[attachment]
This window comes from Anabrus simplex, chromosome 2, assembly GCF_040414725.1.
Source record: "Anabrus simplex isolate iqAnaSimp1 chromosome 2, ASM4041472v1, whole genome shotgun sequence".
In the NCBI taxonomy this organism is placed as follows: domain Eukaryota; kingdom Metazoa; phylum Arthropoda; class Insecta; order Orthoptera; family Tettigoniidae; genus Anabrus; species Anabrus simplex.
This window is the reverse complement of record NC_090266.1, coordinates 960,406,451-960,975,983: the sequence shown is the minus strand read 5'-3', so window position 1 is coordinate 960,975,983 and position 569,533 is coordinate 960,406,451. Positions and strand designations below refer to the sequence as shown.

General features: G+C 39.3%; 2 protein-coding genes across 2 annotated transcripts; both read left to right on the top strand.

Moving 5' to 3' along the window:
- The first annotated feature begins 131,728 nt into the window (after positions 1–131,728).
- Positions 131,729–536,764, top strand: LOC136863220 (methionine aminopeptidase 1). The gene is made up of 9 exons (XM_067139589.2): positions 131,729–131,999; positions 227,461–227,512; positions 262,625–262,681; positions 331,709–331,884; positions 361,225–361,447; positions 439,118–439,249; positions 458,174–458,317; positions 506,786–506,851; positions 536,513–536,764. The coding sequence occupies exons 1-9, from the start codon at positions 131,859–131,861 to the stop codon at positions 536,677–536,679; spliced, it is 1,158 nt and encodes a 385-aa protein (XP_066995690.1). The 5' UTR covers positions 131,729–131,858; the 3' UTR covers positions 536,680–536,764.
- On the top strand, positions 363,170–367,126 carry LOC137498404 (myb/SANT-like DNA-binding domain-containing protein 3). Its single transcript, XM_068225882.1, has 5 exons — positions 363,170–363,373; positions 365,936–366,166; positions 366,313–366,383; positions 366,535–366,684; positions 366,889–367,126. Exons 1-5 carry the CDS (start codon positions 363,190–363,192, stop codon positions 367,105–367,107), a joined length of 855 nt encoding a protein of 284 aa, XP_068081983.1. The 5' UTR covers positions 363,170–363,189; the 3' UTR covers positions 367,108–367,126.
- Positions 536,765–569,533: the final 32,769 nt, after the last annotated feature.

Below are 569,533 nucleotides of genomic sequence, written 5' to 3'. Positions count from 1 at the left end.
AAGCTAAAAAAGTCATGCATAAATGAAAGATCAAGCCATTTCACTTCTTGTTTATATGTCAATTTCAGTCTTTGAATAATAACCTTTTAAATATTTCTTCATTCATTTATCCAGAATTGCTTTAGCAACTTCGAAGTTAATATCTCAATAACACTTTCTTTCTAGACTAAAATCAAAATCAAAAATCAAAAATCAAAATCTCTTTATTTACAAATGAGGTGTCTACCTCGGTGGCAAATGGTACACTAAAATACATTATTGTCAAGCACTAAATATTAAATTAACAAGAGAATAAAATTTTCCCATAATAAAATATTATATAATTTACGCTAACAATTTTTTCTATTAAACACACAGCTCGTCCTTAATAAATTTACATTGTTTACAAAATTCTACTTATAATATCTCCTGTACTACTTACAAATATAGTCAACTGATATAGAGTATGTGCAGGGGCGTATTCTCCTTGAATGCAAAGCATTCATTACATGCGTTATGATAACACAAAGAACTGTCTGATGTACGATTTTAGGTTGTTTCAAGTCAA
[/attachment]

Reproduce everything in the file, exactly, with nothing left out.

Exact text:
This window comes from Anabrus simplex, chromosome 2, assembly GCF_040414725.1.
Source record: "Anabrus simplex isolate iqAnaSimp1 chromosome 2, ASM4041472v1, whole genome shotgun sequence".
In the NCBI taxonomy this organism is placed as follows: domain Eukaryota; kingdom Metazoa; phylum Arthropoda; class Insecta; order Orthoptera; family Tettigoniidae; genus Anabrus; species Anabrus simplex.
This window is the reverse complement of record NC_090266.1, coordinates 960,406,451-960,975,983: the sequence shown is the minus strand read 5'-3', so window position 1 is coordinate 960,975,983 and position 569,533 is coordinate 960,406,451. Positions and strand designations below refer to the sequence as shown.

General features: G+C 39.3%; 2 protein-coding genes across 2 annotated transcripts; both read left to right on the top strand.

Moving 5' to 3' along the window:
- The first annotated feature begins 131,728 nt into the window (after positions 1–131,728).
- Positions 131,729–536,764, top strand: LOC136863220 (methionine aminopeptidase 1). The gene is made up of 9 exons (XM_067139589.2): positions 131,729–131,999; positions 227,461–227,512; positions 262,625–262,681; positions 331,709–331,884; positions 361,225–361,447; positions 439,118–439,249; positions 458,174–458,317; positions 506,786–506,851; positions 536,513–536,764. The coding sequence occupies exons 1-9, from the start codon at positions 131,859–131,861 to the stop codon at positions 536,677–536,679; spliced, it is 1,158 nt and encodes a 385-aa protein (XP_066995690.1). The 5' UTR covers positions 131,729–131,858; the 3' UTR covers positions 536,680–536,764.
- On the top strand, positions 363,170–367,126 carry LOC137498404 (myb/SANT-like DNA-binding domain-containing protein 3). Its single transcript, XM_068225882.1, has 5 exons — positions 363,170–363,373; positions 365,936–366,166; positions 366,313–366,383; positions 366,535–366,684; positions 366,889–367,126. Exons 1-5 carry the CDS (start codon positions 363,190–363,192, stop codon positions 367,105–367,107), a joined length of 855 nt encoding a protein of 284 aa, XP_068081983.1. The 5' UTR covers positions 363,170–363,189; the 3' UTR covers positions 367,108–367,126.
- Positions 536,765–569,533: the final 32,769 nt, after the last annotated feature.

Below are 569,533 nucleotides of genomic sequence, written 5' to 3'. Positions count from 1 at the left end.
AAGCTAAAAAAGTCATGCATAAATGAAAGATCAAGCCATTTCACTTCTTGTTTATATGTCAATTTCAGTCTTTGAATAATAACCTTTTAAATATTTCTTCATTCATTTATCCAGAATTGCTTTAGCAACTTCGAAGTTAATATCTCAATAACACTTTCTTTCTAGACTAAAATCAAAATCAAAAATCAAAAATCAAAATCTCTTTATTTACAAATGAGGTGTCTACCTCGGTGGCAAATGGTACACTAAAATACATTATTGTCAAGCACTAAATATTAAATTAACAAGAGAATAAAATTTTCCCATAATAAAATATTATATAATTTACGCTAACAATTTTTTCTATTAAACACACAGCTCGTCCTTAATAAATTTACATTGTTTACAAAATTCTACTTATAATATCTCCTGTACTACTTACAAATATAGTCAACTGATATAGAGTATGTGCAGGGGCGTATTCTCCTTGAATGCAAAGCATTCATTACATGCGTTATGATAACACAAAGAACTGTCTGATGTACGATTTTAGGTTGTTTCAAGTCAA